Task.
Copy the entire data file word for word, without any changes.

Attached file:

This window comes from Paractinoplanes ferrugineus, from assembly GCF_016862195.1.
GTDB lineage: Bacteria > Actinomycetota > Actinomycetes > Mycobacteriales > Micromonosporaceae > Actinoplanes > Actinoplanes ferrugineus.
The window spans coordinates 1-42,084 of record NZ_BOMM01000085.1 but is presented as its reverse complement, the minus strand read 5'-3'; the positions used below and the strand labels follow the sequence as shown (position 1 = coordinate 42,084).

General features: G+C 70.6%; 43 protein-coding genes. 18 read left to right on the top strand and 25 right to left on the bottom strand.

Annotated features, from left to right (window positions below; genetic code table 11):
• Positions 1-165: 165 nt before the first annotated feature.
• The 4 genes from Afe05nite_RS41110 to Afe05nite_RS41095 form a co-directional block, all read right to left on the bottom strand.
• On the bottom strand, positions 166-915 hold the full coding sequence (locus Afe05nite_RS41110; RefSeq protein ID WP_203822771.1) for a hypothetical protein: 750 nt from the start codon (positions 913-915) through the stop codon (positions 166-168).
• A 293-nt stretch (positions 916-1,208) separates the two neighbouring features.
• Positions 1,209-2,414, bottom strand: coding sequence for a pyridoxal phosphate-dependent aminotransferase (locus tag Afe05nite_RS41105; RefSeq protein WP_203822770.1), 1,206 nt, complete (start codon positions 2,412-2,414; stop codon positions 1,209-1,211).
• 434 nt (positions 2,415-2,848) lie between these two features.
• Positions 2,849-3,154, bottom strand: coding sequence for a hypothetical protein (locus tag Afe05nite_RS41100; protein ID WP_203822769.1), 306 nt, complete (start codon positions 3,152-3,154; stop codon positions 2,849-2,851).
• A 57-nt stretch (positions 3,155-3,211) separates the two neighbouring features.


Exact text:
This window comes from Paractinoplanes ferrugineus, from assembly GCF_016862195.1.
GTDB lineage: Bacteria > Actinomycetota > Actinomycetes > Mycobacteriales > Micromonosporaceae > Actinoplanes > Actinoplanes ferrugineus.
The window spans coordinates 1-42,084 of record NZ_BOMM01000085.1 but is presented as its reverse complement, the minus strand read 5'-3'; the positions used below and the strand labels follow the sequence as shown (position 1 = coordinate 42,084).

General features: G+C 70.6%; 43 protein-coding genes. 18 read left to right on the top strand and 25 right to left on the bottom strand.

Annotated features, from left to right (window positions below; genetic code table 11):
• Positions 1-165: 165 nt before the first annotated feature.
• The 4 genes from Afe05nite_RS41110 to Afe05nite_RS41095 form a co-directional block, all read right to left on the bottom strand.
• On the bottom strand, positions 166-915 hold the full coding sequence (locus Afe05nite_RS41110; RefSeq protein ID WP_203822771.1) for a hypothetical protein: 750 nt from the start codon (positions 913-915) through the stop codon (positions 166-168).
• A 293-nt stretch (positions 916-1,208) separates the two neighbouring features.
• Positions 1,209-2,414, bottom strand: coding sequence for a pyridoxal phosphate-dependent aminotransferase (locus tag Afe05nite_RS41105; RefSeq protein WP_203822770.1), 1,206 nt, complete (start codon positions 2,412-2,414; stop codon positions 1,209-1,211).
• 434 nt (positions 2,415-2,848) lie between these two features.
• Positions 2,849-3,154, bottom strand: coding sequence for a hypothetical protein (locus tag Afe05nite_RS41100; protein ID WP_203822769.1), 306 nt, complete (start codon positions 3,152-3,154; stop codon positions 2,849-2,851).
• A 57-nt stretch (positions 3,155-3,211) separates the two neighbouring features.